Yahoo and other billion-dollar companies taught us that understanding employee strengths, without consideration for their placement along the growth cycle, is like missing your front teeth. Nearly all large companies leverage some type of cognitive diversity tool. Among the most popular administered are the Myers-Briggs Type Indicator and DISC. During my 20+ years of big corporate life, I’ve also experienced: Management by Strengths, the Predictive Index, and others. While each contains valuable insights into behavior preferences, they’re missing the tie of individual strengths to corporate strategy.
Imagine having a box of multi-colored crayons. Each crayon has a defined strength—its unique color. Now consider the assignment to color the ocean. Blue is needed more than yellow. When the assignment changes to coloring a firetruck, red becomes more important based on the current mission. Ever try eating an apple without your front teeth? It is possible but could be done more efficiently with a complete set of pearly whites. My colleagues and I call the combination of individual strengths and corporate strategy “Strategic DiversityTM”, and the AEM-cube® is a modern tool, based on cybernetics, that quantifies them together.
What personality indicators are missing is the link between individual employee strengths to current corporate strategy. We learned the concept in 2012-2016 as we developed the Innovation Lab (i-Lab). Through trial-and-error, we learned the effectiveness of cognitive tools and employee engagement were amplified exponentially when tying those activities to a specific director-initiated strategy. We went from a focus of talent development to one of actualizing potential into profitable performance.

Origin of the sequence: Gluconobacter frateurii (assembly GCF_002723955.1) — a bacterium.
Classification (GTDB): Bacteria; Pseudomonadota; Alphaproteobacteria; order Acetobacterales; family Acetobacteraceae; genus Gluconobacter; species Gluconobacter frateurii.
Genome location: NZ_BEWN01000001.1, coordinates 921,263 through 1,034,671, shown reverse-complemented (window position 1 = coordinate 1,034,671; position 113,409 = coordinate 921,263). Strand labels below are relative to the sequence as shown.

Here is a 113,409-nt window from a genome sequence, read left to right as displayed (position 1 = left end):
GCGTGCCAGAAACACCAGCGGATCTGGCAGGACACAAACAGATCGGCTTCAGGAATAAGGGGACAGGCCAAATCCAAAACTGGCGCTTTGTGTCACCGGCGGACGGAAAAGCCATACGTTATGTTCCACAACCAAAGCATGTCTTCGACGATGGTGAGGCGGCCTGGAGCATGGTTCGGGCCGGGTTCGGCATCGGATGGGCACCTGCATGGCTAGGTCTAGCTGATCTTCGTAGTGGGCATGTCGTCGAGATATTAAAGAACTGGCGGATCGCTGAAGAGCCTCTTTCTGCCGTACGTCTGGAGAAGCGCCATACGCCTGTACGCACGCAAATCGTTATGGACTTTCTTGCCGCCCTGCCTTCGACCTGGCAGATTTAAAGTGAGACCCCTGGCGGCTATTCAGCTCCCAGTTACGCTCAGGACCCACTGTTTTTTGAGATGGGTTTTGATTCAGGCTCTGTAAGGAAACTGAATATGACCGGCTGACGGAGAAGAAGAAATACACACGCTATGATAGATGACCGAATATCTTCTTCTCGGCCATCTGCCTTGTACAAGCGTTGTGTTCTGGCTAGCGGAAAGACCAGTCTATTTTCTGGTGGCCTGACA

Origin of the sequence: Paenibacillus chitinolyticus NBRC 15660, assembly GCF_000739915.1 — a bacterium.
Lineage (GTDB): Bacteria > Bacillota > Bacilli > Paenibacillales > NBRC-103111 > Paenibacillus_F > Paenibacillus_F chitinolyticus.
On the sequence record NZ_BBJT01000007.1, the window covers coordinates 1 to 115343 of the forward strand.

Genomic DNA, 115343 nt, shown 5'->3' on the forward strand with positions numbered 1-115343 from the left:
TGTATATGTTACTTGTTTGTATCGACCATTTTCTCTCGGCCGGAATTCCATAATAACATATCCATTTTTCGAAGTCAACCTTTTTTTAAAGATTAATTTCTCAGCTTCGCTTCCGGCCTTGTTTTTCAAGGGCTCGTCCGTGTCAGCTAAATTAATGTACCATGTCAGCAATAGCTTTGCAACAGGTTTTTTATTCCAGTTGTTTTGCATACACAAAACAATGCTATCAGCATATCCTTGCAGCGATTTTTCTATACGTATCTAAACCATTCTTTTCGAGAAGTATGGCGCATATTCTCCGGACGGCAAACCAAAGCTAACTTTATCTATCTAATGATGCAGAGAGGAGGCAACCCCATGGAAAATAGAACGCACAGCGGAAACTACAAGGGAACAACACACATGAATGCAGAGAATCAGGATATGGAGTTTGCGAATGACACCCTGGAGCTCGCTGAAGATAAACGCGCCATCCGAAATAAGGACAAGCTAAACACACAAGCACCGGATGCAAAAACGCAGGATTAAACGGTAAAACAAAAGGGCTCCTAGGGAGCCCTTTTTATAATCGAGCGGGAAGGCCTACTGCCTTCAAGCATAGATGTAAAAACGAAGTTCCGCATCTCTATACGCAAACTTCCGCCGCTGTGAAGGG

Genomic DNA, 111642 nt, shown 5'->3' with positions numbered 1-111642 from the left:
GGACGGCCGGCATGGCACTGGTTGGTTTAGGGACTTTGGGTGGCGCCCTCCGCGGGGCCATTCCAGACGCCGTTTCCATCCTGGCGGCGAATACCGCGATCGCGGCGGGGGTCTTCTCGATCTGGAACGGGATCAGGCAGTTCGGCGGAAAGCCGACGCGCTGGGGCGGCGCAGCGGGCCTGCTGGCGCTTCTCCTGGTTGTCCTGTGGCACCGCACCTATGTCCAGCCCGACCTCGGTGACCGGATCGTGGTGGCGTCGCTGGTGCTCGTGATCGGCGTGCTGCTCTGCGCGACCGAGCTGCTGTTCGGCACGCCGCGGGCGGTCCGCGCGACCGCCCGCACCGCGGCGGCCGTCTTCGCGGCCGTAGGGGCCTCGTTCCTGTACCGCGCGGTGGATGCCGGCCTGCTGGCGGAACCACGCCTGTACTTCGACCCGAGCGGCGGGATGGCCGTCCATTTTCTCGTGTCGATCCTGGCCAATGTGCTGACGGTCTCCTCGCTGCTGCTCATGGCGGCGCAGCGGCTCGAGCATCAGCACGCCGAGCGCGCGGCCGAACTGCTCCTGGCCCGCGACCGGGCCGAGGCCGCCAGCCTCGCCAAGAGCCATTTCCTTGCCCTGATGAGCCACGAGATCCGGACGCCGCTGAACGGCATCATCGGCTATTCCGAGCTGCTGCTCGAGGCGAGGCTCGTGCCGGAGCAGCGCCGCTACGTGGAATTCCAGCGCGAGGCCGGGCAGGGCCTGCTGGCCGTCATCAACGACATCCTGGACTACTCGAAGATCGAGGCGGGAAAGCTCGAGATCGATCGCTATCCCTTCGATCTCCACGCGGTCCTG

For example, in early stages of i-Lab development, the program encouraged “blue sky” ideas. Although tangible solutions were generated, they were missing executive buy-in. Once we shifted the program to a specific director-selected need (i.e. we need to color the firetruck this quarter), results were implemented quickly—improving corporate agility. So, we were able to create a synergy between the use of cognitive ideas and corporate strategy.
Over time, we added cognitive diversity tools, like Myers-Briggs, and combined personal strengths within the context of specific corporate strategy. It accelerated new market development because we knew immediately where each set of strengths could contribute most powerfully to the assignment at hand. Employees understood which crayon was needed, based on the specific mission.
Last year, when introduced to the AEM-cube, a lightbulb moment occurred for me. Based on cybernetics, the model ties personalities to their specific contributions on the successive phases of a Growth-curve. It is the first tool I’ve experienced that compensates for the ecological and financial attributes of “Strategic DiversityTM”.
An example used in David Thomson’s book – Blueprint to a Billion – is the case of Yahoo (Fig. 1 below). Thomson recognized that within many of the successful billion-dollar companies’ founding teams, a diversity of cognitive thinking existed. At Yahoo, Yang represented the initiator (like Steve Jobs at Apple) and Mallet provided the COO-type balance of efficiency (like Tim Cook at Apple).
Yahoo’s cognitive diversity allowed it to be agile in a highly competitive environment. Tying employee strengths to corporate strategy (a.k.a. Strategic DiversityTM) allows companies to quickly identify where potential may be actualized more effectively into profitable performance.
How People Contribute to Growth-curves
Figure 1 Key Founding Members of Yahoo